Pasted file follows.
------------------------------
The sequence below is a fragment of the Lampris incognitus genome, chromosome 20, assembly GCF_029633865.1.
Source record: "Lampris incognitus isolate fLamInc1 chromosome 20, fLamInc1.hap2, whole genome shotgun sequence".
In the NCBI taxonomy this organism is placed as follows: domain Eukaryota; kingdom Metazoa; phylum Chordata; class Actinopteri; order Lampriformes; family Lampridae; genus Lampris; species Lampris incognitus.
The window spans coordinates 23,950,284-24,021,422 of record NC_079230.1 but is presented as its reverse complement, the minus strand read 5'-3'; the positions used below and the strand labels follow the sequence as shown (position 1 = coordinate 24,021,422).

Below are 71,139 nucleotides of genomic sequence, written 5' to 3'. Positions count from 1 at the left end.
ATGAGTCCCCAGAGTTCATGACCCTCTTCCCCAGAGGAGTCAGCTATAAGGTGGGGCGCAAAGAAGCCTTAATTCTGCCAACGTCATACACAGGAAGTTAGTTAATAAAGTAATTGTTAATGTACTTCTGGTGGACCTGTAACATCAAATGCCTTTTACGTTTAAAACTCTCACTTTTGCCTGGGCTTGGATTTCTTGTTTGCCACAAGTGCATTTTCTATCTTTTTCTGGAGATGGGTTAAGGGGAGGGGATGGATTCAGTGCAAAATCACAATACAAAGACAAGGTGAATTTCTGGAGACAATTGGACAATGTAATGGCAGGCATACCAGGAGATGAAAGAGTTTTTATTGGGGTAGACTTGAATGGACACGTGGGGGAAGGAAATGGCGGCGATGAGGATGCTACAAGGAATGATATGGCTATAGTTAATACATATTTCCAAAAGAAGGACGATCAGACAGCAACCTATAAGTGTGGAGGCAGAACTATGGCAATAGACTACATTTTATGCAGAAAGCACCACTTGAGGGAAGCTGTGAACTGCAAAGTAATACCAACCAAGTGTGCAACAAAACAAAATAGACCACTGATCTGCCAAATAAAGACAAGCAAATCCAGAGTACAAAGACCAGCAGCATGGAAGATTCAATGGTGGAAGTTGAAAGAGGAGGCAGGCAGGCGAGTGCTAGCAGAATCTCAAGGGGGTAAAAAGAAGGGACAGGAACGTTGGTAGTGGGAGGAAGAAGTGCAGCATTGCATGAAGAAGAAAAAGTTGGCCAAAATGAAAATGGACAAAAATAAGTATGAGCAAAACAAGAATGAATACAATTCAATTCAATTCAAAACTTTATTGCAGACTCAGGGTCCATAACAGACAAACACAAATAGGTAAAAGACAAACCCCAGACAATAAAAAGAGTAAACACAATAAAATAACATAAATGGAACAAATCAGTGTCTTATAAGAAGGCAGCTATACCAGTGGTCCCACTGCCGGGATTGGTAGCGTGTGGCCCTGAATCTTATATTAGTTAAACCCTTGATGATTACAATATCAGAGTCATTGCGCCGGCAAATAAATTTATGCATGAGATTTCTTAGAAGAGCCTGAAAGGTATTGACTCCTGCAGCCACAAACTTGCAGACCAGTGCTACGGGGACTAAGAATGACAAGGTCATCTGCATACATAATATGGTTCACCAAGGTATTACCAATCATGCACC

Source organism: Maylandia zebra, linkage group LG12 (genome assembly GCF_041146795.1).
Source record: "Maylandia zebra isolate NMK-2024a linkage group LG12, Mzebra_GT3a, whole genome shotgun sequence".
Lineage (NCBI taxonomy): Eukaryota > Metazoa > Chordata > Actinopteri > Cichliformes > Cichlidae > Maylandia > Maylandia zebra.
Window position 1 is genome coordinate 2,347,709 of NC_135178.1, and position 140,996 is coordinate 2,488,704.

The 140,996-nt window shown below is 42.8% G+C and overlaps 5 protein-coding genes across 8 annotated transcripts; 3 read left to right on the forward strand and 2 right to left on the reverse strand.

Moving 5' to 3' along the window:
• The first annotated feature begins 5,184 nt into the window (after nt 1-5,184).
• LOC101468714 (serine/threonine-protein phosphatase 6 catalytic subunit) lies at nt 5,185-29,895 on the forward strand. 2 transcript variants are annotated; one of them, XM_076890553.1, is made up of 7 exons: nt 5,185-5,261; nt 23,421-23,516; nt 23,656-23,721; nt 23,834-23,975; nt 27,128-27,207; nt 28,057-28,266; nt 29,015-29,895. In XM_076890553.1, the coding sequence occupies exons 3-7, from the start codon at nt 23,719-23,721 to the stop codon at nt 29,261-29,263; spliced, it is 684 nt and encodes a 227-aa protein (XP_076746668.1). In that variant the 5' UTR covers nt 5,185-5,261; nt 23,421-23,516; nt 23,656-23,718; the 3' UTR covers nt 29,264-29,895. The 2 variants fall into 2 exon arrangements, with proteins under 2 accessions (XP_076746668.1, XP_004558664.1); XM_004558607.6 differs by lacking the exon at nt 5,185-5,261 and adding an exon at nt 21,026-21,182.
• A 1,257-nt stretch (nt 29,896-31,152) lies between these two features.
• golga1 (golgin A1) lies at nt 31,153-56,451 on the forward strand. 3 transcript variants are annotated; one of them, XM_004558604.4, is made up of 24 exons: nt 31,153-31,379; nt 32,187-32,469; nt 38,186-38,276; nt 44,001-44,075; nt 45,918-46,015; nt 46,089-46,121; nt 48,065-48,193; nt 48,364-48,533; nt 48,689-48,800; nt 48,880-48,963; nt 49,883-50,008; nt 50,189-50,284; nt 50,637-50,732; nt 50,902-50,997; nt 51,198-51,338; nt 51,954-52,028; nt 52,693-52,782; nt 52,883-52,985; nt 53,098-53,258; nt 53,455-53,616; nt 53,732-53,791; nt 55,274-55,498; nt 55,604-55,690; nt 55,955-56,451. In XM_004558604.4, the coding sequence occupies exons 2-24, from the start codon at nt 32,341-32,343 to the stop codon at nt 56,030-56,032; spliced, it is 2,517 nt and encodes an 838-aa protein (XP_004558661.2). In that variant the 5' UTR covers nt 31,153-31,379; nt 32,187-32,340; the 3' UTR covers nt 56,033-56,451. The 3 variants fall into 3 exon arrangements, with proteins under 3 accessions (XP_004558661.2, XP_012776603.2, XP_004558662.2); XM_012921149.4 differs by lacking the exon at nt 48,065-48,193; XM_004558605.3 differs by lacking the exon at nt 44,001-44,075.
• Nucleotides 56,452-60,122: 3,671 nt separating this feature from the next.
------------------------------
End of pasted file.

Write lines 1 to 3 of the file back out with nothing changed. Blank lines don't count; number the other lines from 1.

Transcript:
The sequence below is a fragment of the Lampris incognitus genome, chromosome 20, assembly GCF_029633865.1.
Source record: "Lampris incognitus isolate fLamInc1 chromosome 20, fLamInc1.hap2, whole genome shotgun sequence".
In the NCBI taxonomy this organism is placed as follows: domain Eukaryota; kingdom Metazoa; phylum Chordata; class Actinopteri; order Lampriformes; family Lampridae; genus Lampris; species Lampris incognitus.